Originally published in 1989, this book focuses on the handling of the relationship between the onstage world and the offstage world, between the world that Shakespeare shows us and the one he tells us about. It is developed in two parts. Initially examined is the way reports are used in Shakespeare to relate the offstage and onstage worlds, building from simple examples within individual scenes in various plays to related sequences of reports which can be evaluated as part of broader strategies effecting the structure of a whole play. In the second part the author examines the ways in which several, or all, of these strategies work in individual plays, and what combined effect the prominent employment of them has in shaping the effect of the plays. In all cases the author is concerned to indicate why Shakespeare chose to handle matters as he does rather than in other ways available in the sources or in the speculative alternative methods which can be imaginatively constructed.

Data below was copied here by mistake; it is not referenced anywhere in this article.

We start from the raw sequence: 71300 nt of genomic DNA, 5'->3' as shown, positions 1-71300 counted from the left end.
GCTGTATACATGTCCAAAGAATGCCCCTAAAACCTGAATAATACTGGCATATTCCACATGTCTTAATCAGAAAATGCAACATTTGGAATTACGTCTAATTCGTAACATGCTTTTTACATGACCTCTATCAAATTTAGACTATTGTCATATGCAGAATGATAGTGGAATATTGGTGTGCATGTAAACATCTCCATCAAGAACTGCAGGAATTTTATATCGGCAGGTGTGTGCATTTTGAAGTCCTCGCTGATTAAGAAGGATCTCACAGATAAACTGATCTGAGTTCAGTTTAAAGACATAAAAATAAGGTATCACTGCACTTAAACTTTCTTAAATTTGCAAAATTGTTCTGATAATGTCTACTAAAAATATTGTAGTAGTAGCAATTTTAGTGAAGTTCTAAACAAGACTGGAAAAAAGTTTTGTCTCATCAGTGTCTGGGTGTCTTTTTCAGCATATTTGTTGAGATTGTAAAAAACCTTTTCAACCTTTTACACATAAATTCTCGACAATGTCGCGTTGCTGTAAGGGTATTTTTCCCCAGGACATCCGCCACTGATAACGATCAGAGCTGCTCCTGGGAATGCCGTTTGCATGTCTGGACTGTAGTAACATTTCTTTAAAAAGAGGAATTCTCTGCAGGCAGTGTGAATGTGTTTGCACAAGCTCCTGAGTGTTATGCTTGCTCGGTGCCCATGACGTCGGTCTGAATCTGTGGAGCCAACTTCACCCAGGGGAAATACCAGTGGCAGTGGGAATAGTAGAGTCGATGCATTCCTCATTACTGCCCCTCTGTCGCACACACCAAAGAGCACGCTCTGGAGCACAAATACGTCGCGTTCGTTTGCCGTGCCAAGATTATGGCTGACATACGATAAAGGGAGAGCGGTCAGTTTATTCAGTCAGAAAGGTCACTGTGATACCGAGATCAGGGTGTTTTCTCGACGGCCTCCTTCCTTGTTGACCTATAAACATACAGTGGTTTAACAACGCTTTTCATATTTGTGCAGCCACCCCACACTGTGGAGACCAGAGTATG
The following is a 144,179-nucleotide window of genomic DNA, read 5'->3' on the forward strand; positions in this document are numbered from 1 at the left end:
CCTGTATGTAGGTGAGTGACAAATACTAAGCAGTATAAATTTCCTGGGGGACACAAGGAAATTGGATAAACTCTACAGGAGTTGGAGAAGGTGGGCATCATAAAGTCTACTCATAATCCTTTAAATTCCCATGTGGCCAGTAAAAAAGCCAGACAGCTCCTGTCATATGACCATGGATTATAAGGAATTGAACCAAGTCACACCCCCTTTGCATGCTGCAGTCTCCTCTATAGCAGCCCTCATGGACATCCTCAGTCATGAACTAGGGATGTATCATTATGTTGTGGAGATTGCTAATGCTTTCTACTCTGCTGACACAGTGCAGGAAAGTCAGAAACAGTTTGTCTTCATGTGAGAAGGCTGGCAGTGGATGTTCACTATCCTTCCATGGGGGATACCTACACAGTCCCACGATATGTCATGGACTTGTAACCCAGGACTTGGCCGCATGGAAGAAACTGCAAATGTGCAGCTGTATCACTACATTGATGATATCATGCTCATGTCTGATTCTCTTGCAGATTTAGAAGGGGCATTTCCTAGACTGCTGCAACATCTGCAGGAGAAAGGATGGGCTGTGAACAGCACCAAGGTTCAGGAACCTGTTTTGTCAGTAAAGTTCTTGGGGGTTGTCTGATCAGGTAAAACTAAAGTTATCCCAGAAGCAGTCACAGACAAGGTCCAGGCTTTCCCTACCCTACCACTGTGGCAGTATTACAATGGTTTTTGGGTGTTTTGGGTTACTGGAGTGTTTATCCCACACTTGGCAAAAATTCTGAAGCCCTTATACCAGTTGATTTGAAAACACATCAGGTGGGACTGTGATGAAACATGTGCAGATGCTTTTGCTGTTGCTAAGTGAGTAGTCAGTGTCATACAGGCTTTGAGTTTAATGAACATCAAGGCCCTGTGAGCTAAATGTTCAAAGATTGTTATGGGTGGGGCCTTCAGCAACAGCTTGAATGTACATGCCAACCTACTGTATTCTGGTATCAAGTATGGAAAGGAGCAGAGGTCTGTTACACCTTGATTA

Table of Contents
Preface. Introduction. Part 1 1. ‘Such News As You Never Heard Of’: The Functions of Reporting in Shakespeare’s Plays 2. ‘There is a World Elsewhere’: The Functions of Stage Absence in the Structure of Shakespeare’s Plays 3. ‘Are Those my Tents Where I Perceive the Fire?’: The Structure of Shakespeare’s Battles and their Onstage/Offstage Action Part 2 4. ‘Mangling by Starts the Full Course of their Glory’: The Legend and the Reality of War in Henry V 5. ‘Is Thy News Good or Bad? Answer to That’: The Use of Reports and the Structure of Roles in Romeo and Juliet 6. ‘I am Dumb!’: The Absence and Presence of Antonio in The Merchant of Venice 7. ‘O Julius Caesar, Thou Art Mighty Yes!: The Potency of Caesar On and Off the Stage, Alive and Dead 8. ‘If That an Eye May Profit by a Tongue’: The functions of Reporting and Stage Absence in As You Like It 9. ‘He is Himself Alone’: The Use of Battle, Report, and Stage Absence in Coriolanus. Index.